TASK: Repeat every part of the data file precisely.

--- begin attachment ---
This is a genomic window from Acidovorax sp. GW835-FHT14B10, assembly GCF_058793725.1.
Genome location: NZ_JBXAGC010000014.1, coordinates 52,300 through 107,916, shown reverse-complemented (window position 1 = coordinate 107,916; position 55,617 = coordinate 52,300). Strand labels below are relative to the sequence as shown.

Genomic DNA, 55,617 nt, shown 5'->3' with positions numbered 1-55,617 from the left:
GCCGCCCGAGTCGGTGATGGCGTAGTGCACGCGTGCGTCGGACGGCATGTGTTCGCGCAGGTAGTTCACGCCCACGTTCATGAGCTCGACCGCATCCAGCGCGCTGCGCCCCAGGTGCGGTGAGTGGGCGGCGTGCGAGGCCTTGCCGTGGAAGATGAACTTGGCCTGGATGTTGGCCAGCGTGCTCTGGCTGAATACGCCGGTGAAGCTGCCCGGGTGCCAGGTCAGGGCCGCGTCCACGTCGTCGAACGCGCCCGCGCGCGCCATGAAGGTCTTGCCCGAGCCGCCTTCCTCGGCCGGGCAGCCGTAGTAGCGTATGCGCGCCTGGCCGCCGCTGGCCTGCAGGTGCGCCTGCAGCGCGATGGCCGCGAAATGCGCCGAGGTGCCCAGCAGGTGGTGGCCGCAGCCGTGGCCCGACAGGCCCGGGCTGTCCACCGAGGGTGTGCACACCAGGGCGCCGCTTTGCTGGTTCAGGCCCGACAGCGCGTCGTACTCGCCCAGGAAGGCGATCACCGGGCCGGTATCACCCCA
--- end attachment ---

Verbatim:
This is a genomic window from Acidovorax sp. GW835-FHT14B10, assembly GCF_058793725.1.
Genome location: NZ_JBXAGC010000014.1, coordinates 52,300 through 107,916, shown reverse-complemented (window position 1 = coordinate 107,916; position 55,617 = coordinate 52,300). Strand labels below are relative to the sequence as shown.

Genomic DNA, 55,617 nt, shown 5'->3' with positions numbered 1-55,617 from the left:
GCCGCCCGAGTCGGTGATGGCGTAGTGCACGCGTGCGTCGGACGGCATGTGTTCGCGCAGGTAGTTCACGCCCACGTTCATGAGCTCGACCGCATCCAGCGCGCTGCGCCCCAGGTGCGGTGAGTGGGCGGCGTGCGAGGCCTTGCCGTGGAAGATGAACTTGGCCTGGATGTTGGCCAGCGTGCTCTGGCTGAATACGCCGGTGAAGCTGCCCGGGTGCCAGGTCAGGGCCGCGTCCACGTCGTCGAACGCGCCCGCGCGCGCCATGAAGGTCTTGCCCGAGCCGCCTTCCTCGGCCGGGCAGCCGTAGTAGCGTATGCGCGCCTGGCCGCCGCTGGCCTGCAGGTGCGCCTGCAGCGCGATGGCCGCGAAATGCGCCGAGGTGCCCAGCAGGTGGTGGCCGCAGCCGTGGCCCGACAGGCCCGGGCTGTCCACCGAGGGTGTGCACACCAGGGCGCCGCTTTGCTGGTTCAGGCCCGACAGCGCGTCGTACTCGCCCAGGAAGGCGATCACCGGGCCGGTATCACCCCA